I’m about ready to shape my second board and I would like to do a 9’ 8" noserider. Any advice for doing the rails (50/50)? I practiced on an old stripped longboard and they came out bad. Real bad.
Would it be true that a 10’ & longer, fairly heavy longboard with 50/50 rails through-out, especially around the nose, will have a tendancy to pearl more? I have ridden an old school (1967 circa) 10’5" single fin tanker (with a nose concave),that seems to plane the water as easily as its nose submarines. I know that a lot of it is due to adjusting to a different riding style for this heavy board, but I also believe that it isn’t as forgiving as a lighter weight board with a 60/40 rail etc.
Yeah, I think it would compared to other boards. I guess. I have a 9’ 6" single fin, concave, very heavy, and I’ve had relatively no problem with pearling. If the waves are real hollow I’ll take out something smaller. When I’m riding the tanker it’s because the waves are small. Do you know how to do 50/50 rails? I keep getting thin boxy rails. Not the same.
50/50 rails or “egg rails” are usually soft, rounded rails. This is compared to a turned down rail such as the hard rail on the tail section of a modern shortboard. If you look at 50/50 rails directly from the side of the rail, perpendicular to the rail edge, the convex meets at mid point along the rail. There will be equal amount of foam above the mid point as below. I shape-in most of my rails with “dragon skin” and various sand papers.
Most of the problems that younger shapers have is that they are used to shaping pretty flat bottoms.If you lay a straight edge across a 50/50 rail board you will see that the bottom has roll in it.I usually foil the blank (thickness) and put the bottom roll in first before getting into the deck.Shaping the roll is nothing more than a couple of wide,shallow,tapering rail bands.By doing this you avoid the problem of getting the nose too thin.Its best to use the planer for this step.Some 50/50 rails are pretty thin (Phil Edwards model) and some are more egg shaped…its a judgment call on you.Hope this helps some. R. Brucker
Totally Lost, (great name…we’ve all been there). Dragon skin is good for shaping rails, but I’ve found that a sanding screen, the kind they use to sand drywall compound on walls, also does the job. Get one as large as you can and as rough as possible. To get to a 50/50 rail, start by skinning the board, which is simply removing the crust so that you’re into the clean, white foam. Then cut your plan shape (the shape of the board as you look at it from above) right on the money. I like to use a Japanese pull-saw, but there are many ways to cut the plan shape. Just cut it a little wide at first ( about 1/8") then finesse it exactly to the line with a surform or a sanding block. Create the rocker you want, and make the bottom flat rail to rail. VERY IMPORTANT: The rails at this point should be at 90 degrees to the bottom. Now you have references to work with. Next, bevel the rails on top using your planer. No planer? Use a sanding block…it takes longer, but it works. At this point let me tell you how to make a the best sanding block I’ve ever used. Buy a sanding belt: 4’x 24" works fine, but larger sizes are also useful. Now make a wooden block exactly 4" wide and long enough so that you can place it inside the belt and the belt will be stretched tight. Then take the block out and cut one end at a 15 degree angle across the width of the block, removing about 1". The block will now be too short when you place it inside the sanding belt. Next, make a wedge, cut at the same angle as the block, so that when they are put together, they make a rectangular block again. Set the large block inside the belt and slide the wedge in. The goal is to drive the wedge down, tightening up the belt so that it’s stretched completely tight with no slop. Drill a pilot hole in the wedge at an angle into the block and put a screw in to hold it in place. The belt gets old you just change it out. I have several of these, the largest being 4" wide and 18" long. Great for fine shaping, and straightening and smoothing irregularities in the foam. Back to the rails. Rails beveled on the deck side, do the same on the bottom, but always do each step about 80% complete, then go to the next step. It’s very easy to finish that last little bit later. Watch the rails closely as you do them so you get the shape you want. Count your passes on each side and duplicate that number of passes on the other side. To get the curve around the rails you can hold the sanding screen letting it bend as you pull it. More tension, or less tension will remove more foam ,or less foam. Also, the longer the screen, the easier it is to get rails with minimal irregularities. I hope there’s something in all of this that you can use. Have fun. It’s all a journey of discovery. Doug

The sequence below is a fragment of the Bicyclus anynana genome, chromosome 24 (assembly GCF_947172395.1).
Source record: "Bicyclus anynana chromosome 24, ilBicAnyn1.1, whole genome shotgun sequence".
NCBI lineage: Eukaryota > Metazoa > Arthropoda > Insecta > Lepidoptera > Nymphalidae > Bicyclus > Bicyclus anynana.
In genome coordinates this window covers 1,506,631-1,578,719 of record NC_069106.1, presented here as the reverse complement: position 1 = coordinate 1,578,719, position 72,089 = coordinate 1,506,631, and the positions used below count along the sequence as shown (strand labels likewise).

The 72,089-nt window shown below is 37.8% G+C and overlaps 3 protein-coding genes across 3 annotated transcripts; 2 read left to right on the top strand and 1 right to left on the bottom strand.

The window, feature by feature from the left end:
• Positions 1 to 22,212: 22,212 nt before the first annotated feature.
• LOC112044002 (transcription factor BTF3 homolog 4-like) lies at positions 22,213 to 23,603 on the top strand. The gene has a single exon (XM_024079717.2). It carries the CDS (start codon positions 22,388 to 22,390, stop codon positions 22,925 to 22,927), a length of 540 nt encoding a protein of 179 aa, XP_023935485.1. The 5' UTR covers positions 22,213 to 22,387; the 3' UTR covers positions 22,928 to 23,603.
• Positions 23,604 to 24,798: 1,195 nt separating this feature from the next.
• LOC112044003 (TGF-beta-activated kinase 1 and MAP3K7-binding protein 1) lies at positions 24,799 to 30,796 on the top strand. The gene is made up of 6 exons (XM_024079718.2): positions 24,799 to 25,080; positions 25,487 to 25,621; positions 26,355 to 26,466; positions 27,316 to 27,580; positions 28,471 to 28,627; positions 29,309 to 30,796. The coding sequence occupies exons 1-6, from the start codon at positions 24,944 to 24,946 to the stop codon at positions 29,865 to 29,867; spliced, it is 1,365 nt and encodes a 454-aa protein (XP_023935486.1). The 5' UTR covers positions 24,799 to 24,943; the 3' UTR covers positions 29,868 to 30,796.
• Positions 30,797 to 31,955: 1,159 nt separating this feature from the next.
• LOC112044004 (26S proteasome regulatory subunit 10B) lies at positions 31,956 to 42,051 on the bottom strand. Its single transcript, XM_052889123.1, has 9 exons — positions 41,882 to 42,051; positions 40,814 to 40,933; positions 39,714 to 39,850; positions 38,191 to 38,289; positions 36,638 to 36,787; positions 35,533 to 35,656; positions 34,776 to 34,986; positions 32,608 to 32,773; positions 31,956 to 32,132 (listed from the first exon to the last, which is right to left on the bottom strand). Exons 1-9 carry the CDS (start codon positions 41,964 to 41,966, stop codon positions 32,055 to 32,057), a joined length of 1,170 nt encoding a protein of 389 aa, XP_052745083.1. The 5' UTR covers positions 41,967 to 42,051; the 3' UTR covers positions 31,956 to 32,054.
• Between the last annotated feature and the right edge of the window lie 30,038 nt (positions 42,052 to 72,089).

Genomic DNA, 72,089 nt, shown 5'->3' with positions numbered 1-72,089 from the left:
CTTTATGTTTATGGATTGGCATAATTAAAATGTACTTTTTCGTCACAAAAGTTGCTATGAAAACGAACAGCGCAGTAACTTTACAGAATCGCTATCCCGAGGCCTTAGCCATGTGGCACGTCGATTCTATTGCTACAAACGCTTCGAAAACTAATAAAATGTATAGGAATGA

Doug- you have the gift of teaching.
Thanks a lot guys! Doug, I’ll take your advice tonight when i get home from work. Thanks again!